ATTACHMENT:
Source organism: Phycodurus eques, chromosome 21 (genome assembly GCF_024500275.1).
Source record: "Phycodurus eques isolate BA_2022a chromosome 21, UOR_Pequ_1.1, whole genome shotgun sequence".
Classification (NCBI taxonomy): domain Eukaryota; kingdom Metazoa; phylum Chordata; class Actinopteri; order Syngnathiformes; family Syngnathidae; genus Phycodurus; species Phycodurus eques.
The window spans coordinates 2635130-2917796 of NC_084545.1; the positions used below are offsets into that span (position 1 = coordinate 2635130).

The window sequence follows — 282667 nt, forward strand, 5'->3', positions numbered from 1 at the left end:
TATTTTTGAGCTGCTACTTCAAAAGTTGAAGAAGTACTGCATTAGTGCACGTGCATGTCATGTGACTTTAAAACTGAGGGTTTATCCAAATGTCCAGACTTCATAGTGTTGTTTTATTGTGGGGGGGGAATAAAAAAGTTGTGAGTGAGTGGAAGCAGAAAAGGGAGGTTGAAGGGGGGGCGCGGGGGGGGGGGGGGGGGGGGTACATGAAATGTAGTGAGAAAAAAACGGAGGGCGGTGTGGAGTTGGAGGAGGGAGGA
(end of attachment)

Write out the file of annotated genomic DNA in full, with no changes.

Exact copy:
Source organism: Phycodurus eques, chromosome 21 (genome assembly GCF_024500275.1).
Source record: "Phycodurus eques isolate BA_2022a chromosome 21, UOR_Pequ_1.1, whole genome shotgun sequence".
Classification (NCBI taxonomy): domain Eukaryota; kingdom Metazoa; phylum Chordata; class Actinopteri; order Syngnathiformes; family Syngnathidae; genus Phycodurus; species Phycodurus eques.
The window spans coordinates 2635130-2917796 of NC_084545.1; the positions used below are offsets into that span (position 1 = coordinate 2635130).

The window sequence follows — 282667 nt, forward strand, 5'->3', positions numbered from 1 at the left end:
TATTTTTGAGCTGCTACTTCAAAAGTTGAAGAAGTACTGCATTAGTGCACGTGCATGTCATGTGACTTTAAAACTGAGGGTTTATCCAAATGTCCAGACTTCATAGTGTTGTTTTATTGTGGGGGGGGAATAAAAAAGTTGTGAGTGAGTGGAAGCAGAAAAGGGAGGTTGAAGGGGGGGCGCGGGGGGGGGGGGGGGGGGGGTACATGAAATGTAGTGAGAAAAAAACGGAGGGCGGTGTGGAGTTGGAGGAGGGAGGA